Damon honored by writers group for work with wounded soldiers
NEW YORK -- Johnny Damon was trembling as he stepped to the podium. He tried to steady himself, take a deep breath, find some way to choke back the tears.
It was no use.
For the freedom that we have, we all should pay more attention to people who go out there and fight for it.
-- Johnny Damon
The Yankees outfielder was overwhelmed by his introduction Sunday night at the 85th annual New York baseball writers' dinner, where he was honored for his work with soldiers wounded in Iraq and Afghanistan.
"Wow. I'm not that emotional of a person," Damon said after a standing ovation. "But for the freedom that we have, we all should pay more attention to people who go out there and fight for it."
Damon received the Joan Payson Award for community service, named after the former New York Mets owner. In September 2006, he became a national spokesman for the Wounded Warrior Project, which provides various types of assistance to injured servicemen and women.
"This was something that really needed to be addressed," said Damon, whose father, Jimmy, was a career Army officer and served in Vietnam. "I'm going to keep spreading the word. We're going to make these guys come home and live normal lives and feel like they're a part of our country still."
Another boisterous ovation went to Damon's teammate, Alex Rodriguez, who picked up his third AL MVP award and the Sid Mercer Player of the Year Award.
Rodriguez, who appeared to be on his way out of town before reaching a $275 million, 10-year contract with the Yankees this offseason, was introduced by another three-time MVP.
"Alex, welcome to the club, buddy," Hall of Fame catcher Yogi Berra said. "You're pretty good."
Rodriguez knew just how to respond.
"Yogi, I am pretty proud and impressed with your three MVP awards," he said. "The 10 championships, I'm very jealous of."
The slugger also added that he was happy to stay in pinstripes.
"I'm very glad to be back here for 10 years," Rodriguez said. "I want to thank New York, for a lot of reasons. New York makes you do a lot of things. It makes you think. It humbles you. It makes you look in the mirror and ask yourself all the tough questions. And if not, the reporters will ask them."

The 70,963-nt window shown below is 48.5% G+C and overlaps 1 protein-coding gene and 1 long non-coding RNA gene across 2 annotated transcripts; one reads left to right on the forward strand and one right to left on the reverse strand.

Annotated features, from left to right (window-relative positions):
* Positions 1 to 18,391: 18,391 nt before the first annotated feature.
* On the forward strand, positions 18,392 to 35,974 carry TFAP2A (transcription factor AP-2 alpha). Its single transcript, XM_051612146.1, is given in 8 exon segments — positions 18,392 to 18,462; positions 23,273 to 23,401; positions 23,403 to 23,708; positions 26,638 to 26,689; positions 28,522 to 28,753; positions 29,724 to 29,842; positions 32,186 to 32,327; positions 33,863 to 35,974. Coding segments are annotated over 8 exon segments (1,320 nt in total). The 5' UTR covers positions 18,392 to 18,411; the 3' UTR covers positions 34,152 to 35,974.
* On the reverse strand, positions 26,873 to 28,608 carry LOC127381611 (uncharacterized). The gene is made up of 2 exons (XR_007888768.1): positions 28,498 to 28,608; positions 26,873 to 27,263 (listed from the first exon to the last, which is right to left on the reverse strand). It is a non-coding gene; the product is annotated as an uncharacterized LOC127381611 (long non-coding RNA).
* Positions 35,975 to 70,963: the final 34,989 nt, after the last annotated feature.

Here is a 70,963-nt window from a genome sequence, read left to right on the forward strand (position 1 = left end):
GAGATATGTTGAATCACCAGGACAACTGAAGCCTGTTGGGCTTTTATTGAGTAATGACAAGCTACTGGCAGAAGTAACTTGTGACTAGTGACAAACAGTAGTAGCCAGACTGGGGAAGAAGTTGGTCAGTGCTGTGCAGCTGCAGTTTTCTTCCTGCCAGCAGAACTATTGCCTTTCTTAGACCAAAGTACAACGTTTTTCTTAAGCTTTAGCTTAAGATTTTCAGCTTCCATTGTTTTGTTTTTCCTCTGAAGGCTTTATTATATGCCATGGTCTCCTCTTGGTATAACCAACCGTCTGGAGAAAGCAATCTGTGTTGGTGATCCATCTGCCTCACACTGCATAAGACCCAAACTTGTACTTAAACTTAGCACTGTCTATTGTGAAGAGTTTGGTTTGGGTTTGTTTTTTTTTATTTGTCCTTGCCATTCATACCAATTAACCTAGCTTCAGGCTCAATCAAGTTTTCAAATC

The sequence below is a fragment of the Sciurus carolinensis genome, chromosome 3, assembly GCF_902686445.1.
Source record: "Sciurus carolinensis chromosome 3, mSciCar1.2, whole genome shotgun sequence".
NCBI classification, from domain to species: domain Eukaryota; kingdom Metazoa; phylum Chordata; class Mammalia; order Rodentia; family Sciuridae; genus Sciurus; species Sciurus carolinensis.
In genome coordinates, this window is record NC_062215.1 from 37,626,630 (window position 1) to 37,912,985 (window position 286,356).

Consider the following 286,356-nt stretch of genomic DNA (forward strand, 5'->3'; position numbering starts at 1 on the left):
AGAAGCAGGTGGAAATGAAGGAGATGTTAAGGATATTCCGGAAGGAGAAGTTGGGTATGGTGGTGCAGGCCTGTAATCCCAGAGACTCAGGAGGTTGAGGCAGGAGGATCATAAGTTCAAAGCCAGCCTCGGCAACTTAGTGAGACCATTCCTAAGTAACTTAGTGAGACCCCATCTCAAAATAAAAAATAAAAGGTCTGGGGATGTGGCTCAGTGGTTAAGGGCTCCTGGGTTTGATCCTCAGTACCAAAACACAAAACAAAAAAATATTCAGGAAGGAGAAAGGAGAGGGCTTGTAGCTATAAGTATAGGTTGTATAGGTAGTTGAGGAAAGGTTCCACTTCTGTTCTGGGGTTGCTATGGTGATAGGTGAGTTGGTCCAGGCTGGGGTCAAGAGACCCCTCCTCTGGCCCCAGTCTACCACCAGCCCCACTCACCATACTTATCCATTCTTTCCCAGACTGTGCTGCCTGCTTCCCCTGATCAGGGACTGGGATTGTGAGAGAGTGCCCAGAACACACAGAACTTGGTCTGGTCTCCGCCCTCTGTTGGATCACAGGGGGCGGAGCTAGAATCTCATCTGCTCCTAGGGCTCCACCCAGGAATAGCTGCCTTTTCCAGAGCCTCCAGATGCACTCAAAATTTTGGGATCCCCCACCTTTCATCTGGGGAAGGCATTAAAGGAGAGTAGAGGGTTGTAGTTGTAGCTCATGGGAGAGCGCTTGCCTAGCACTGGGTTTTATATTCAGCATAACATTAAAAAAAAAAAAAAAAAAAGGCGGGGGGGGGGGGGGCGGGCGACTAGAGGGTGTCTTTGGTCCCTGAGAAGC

"I'd like to thank my parents -- my dad for taking the line drives off the elbow and my mom for teaching me how to talk trash," he said.
Recalling his infuriating bout with those tiny midges at Cleveland's Jacobs Field in the AL playoffs, Chamberlain glanced down the dais and found Indians manager Eric Wedge.
"Mr. Wedge, where you at? Next time we come, leave the bugs off," the pitcher said.
Joe Torre, the new manager of the Los Angeles Dodgers after 12 years guiding the Yankees, won the William J. Slocum Award for Long and Meritorious Service. Yankees broadcaster and former outfielder Bobby Murcer, battling cancer, received the Milton Richman You Gotta Have Heart Award.
Longtime Houston Astros star Craig Biggio, who recently retired, won the Casey Stengel You Could Look It Up Award. Denny McLain and Luis Tiant were honored with the Willie, Mickey and the Duke Award to mark the 40th anniversary of their outstanding seasons in 1968 -- the year of the pitcher.
"Look at how many years I had to wait to get something," said Tiant, who lost out to McLain in AL Cy Young Award voting that year.
Copyright 2008 by The Associated Press
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